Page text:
RingCentral and other video conferencing apps share the same flaws as those revealed in Zoom earlier this month, including the ability to hijack users’ webcams without their permission.
Apple pushes out further silent updates to protect users from sketchy app behaviour.
Zoom, the makers of a video conferencing app used by millions of people around the world, did not handle the discovery of a privacy vulnerability its software at all well.
It’s a good thing, then, that Apple has nixed the software’s dodgy behaviour.
Mac users of the Zoom video conferencing app are warned their webcams could be hijacked, security firms warn of how scammers are deepfaking audio to steal from businesses, and our guest owns up to the role he played in an Iranian cyberattack against US organisations.
All this and much more is discussed in the latest edition of the award-winning “Smashing Security” podcast by computer security veterans Graham Cluley and Carole Theriault, joined this week by Charl van der Walt.
If you have installed Zoom, any website can turn on your Mac’s webcam without asking your permission.
Oh, and if you’ve since uninstalled Zoom – that doesn’t fix the problem.
Users have shared the private photos stored in their email and social networks with Ever – not realising that they were being used to feed a facial recognition system.
An American man is bringing a class action against Apple, complaining that two-factor authentication (2FA) on an iPhone or Mac takes too much time.
Is two factor authentication such a pain in the rear end that it’s costing the economy millions? Do you feel safe having a Google Nest in your home? And don’t get caught by a catfisher this Valentine’s Day.
All this and much more is discussed in the latest edition of the award-winning “Smashing Security” podcast by computer security veterans Graham Cluley and Carole Theriault, joined this week by B J Mendelson.
Malicious script is being blamed for the British Airways hack, Trend Micro’s apps are booted out of the Mac App Store for snaffling private data, and Paul Manafort’s daughter wants Twitter to remove a link.
All this and more is discussed in the latest edition of the award-winning “Smashing Security” podcast by computer security veterans Graham Cluley and Carole Theriault, joined this week by David Emm of Kaspersky Lab.
Trend Micro has confirmed reports that some of its Mac consumer products were silently sending users’ browser history to its servers, and apologised to customers for any “concern they might have felt.”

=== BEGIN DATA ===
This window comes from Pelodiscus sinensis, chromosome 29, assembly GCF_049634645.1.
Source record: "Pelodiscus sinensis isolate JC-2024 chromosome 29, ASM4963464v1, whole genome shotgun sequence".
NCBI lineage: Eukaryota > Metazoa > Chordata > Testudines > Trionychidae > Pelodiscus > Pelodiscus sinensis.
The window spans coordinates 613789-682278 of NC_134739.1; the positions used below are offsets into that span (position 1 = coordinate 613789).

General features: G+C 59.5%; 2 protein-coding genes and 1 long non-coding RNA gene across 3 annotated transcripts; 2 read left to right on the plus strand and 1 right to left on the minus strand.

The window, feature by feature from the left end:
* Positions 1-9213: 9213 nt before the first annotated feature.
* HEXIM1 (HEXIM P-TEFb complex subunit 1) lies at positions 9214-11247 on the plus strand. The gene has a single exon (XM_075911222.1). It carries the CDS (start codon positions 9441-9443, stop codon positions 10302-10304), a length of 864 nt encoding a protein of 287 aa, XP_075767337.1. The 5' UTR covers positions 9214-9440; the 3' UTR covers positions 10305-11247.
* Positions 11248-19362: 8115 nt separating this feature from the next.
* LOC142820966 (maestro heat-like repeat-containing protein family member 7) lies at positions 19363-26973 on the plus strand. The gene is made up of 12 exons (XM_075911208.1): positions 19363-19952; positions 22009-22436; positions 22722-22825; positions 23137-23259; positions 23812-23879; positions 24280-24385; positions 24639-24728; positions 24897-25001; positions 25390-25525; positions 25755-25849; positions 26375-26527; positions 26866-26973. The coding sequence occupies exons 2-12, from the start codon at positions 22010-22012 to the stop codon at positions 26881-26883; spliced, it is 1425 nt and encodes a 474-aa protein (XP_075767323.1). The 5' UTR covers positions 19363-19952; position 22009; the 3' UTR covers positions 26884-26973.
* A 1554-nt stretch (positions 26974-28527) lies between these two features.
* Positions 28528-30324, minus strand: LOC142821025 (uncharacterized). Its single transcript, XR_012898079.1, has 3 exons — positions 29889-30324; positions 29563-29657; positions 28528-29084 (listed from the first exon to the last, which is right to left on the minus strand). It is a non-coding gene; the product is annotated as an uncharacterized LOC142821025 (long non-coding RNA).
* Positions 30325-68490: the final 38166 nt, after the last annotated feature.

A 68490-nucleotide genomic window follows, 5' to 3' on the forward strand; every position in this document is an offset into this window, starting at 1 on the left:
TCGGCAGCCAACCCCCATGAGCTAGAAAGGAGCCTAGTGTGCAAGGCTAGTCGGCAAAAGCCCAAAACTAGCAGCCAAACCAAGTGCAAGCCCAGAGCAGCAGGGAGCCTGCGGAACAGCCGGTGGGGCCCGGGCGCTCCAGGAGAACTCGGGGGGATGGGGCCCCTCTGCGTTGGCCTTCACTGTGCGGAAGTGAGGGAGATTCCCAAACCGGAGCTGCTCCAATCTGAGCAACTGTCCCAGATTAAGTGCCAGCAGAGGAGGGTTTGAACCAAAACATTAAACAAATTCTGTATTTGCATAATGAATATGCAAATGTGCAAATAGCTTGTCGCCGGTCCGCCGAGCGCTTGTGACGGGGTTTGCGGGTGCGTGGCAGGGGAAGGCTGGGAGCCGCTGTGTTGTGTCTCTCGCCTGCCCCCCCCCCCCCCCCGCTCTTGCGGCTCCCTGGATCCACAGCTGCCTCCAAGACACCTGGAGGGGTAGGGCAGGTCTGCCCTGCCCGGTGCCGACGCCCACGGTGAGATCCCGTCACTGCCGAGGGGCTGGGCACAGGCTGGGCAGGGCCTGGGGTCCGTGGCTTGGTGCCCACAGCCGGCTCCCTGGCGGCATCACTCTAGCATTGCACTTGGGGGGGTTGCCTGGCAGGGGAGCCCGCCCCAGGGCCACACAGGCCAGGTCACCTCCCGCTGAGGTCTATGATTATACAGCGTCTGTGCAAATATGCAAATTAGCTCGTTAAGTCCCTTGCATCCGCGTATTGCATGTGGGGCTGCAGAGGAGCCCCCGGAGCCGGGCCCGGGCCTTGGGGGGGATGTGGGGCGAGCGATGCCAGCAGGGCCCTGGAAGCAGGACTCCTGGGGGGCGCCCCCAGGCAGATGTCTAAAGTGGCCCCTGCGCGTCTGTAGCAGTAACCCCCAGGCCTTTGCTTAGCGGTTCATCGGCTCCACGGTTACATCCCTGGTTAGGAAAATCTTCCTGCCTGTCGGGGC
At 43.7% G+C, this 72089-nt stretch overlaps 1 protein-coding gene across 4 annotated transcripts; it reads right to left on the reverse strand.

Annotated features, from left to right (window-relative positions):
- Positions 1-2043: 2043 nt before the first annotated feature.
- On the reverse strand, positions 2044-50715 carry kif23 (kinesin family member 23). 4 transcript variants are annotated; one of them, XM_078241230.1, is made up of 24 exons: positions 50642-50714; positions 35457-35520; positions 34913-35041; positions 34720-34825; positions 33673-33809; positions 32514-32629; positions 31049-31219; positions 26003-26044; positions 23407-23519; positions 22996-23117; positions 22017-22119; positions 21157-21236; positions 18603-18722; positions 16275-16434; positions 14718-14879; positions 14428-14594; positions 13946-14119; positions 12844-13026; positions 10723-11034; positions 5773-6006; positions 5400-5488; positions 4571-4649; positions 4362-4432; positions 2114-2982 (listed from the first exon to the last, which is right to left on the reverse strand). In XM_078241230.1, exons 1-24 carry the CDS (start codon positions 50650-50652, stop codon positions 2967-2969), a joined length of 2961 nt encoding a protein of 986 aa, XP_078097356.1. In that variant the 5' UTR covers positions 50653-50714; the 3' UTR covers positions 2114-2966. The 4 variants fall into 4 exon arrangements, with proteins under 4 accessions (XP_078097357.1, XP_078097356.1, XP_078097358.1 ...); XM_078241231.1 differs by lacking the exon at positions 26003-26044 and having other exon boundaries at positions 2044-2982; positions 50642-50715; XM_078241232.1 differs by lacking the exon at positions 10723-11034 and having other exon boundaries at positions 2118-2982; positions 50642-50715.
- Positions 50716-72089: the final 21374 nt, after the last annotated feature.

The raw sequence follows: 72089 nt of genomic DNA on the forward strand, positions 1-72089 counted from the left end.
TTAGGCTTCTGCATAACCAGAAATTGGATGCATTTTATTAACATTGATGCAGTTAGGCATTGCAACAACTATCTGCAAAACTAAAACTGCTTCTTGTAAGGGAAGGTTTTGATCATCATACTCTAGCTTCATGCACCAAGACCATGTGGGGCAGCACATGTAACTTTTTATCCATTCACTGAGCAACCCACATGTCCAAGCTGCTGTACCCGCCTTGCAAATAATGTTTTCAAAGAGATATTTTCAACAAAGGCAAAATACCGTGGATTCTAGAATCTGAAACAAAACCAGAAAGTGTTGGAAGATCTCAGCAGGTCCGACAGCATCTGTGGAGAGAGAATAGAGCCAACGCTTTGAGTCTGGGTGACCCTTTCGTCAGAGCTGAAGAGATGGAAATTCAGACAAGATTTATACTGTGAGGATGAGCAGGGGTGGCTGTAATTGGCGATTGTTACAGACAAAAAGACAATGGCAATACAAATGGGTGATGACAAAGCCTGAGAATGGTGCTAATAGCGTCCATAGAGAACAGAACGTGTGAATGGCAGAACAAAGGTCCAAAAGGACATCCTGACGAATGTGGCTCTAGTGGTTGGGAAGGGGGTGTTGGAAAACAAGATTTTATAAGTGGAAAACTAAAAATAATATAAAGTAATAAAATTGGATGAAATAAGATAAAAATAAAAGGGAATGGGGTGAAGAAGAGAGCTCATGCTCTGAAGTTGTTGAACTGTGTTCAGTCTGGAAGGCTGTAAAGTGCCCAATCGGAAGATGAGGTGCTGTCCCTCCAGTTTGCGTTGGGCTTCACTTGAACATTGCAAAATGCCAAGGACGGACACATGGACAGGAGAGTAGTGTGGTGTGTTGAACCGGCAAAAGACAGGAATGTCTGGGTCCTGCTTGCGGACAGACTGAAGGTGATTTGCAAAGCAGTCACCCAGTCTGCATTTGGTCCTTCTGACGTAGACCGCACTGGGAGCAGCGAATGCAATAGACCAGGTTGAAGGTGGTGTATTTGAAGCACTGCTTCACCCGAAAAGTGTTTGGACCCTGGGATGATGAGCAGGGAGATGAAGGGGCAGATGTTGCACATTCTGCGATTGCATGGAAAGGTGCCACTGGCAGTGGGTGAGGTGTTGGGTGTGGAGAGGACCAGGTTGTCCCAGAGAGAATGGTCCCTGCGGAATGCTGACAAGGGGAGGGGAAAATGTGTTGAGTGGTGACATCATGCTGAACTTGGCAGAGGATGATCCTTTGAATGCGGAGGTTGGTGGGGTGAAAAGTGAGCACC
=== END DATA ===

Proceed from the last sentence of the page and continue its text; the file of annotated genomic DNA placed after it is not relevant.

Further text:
But apparently it’s the users’ fault anyway for not reading the EULA.
Apple has removed “Adware Doctor” from the macOS App Store amid claims that the program was uploading browser histories to China. And it turns out that wasn’t the only popular app stealing users’ private information.
Read more in my article on the Tripwire State of Security blog.
Someone is trying to pull a fast one, attempting to trick unsuspecting users into paying a ransom… even though they *haven’t* infected your computer with ransomware.
How come Apple’s Mac App Store authorised a buggy app that mined for cryptocurrency in the background? How can a Mosquito attack steal data from an air-gapped computer? And is China keeping score on its social media-loving citizens?
All this and much much more is discussed in the latest edition of the “Smashing Security” podcast by computer security veterans Graham Cluley and Carole Theriault, who are joined this week by special guest John Hawes.
Calendar 2 offered of its features for free if you allowed it to “unobtrusively” generate Monero cryptocurrency in the background.
Shame then that it wasn’t unobtrusive, and bugs meant it mined regardless of whether you wanted it to or not.
Apple released updates on Monday that will protect owners of iPhones, iPads, iMacs, MacBooks, iMac Pros, Apple Watches, and (phew!) Apple TVs from having toerags crash their devices.
Apple has confirmed that it is working on a bug fix that will stop apps like Messages from crashing when they attempt to display a Unicode symbol representing a letter from the south Indian language of Telugu.
Read more in my article on the Hot for Security blog.